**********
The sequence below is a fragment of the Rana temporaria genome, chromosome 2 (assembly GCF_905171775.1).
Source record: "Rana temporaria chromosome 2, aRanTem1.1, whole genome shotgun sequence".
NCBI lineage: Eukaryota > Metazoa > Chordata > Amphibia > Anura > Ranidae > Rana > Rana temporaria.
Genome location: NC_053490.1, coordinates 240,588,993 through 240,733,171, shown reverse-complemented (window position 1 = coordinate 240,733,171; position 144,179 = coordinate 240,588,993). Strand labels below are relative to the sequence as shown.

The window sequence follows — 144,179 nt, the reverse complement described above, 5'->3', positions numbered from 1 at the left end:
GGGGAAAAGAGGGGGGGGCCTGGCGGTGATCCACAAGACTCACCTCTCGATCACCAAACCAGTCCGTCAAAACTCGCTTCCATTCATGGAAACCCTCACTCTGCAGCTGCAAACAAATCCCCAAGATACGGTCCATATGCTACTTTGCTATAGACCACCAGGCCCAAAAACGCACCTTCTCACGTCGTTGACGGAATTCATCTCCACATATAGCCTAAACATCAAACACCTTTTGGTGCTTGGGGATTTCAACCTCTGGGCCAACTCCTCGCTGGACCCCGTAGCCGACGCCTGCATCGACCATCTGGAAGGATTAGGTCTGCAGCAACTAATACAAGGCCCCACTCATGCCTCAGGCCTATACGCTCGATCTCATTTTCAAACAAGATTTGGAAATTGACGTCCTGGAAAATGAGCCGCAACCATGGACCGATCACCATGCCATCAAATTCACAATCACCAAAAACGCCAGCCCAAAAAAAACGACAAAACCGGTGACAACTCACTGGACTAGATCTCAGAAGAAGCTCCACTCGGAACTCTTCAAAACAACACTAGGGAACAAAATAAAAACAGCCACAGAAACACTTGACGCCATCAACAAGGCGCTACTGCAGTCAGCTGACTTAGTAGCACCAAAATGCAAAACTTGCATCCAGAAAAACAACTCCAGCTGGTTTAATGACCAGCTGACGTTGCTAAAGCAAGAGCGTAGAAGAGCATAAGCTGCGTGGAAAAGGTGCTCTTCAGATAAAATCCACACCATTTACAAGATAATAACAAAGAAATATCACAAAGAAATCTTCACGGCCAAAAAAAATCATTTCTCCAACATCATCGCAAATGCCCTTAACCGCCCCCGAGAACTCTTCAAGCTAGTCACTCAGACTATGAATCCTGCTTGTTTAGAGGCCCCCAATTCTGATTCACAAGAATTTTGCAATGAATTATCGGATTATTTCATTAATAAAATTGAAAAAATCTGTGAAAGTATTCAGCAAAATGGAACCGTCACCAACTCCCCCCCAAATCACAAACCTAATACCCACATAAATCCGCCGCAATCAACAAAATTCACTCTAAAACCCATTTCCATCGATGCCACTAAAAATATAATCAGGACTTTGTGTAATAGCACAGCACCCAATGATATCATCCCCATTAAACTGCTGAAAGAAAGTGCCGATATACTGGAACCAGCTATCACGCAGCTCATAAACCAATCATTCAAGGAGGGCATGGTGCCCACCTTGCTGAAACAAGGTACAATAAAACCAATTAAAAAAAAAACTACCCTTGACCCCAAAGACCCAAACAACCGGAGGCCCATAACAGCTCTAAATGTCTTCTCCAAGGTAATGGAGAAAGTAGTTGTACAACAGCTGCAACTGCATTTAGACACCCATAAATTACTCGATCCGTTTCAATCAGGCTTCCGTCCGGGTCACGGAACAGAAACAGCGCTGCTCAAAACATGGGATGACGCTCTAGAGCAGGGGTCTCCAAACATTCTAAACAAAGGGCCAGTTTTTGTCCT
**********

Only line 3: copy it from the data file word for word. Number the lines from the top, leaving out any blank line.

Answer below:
NCBI lineage: Eukaryota > Metazoa > Chordata > Amphibia > Anura > Ranidae > Rana > Rana temporaria.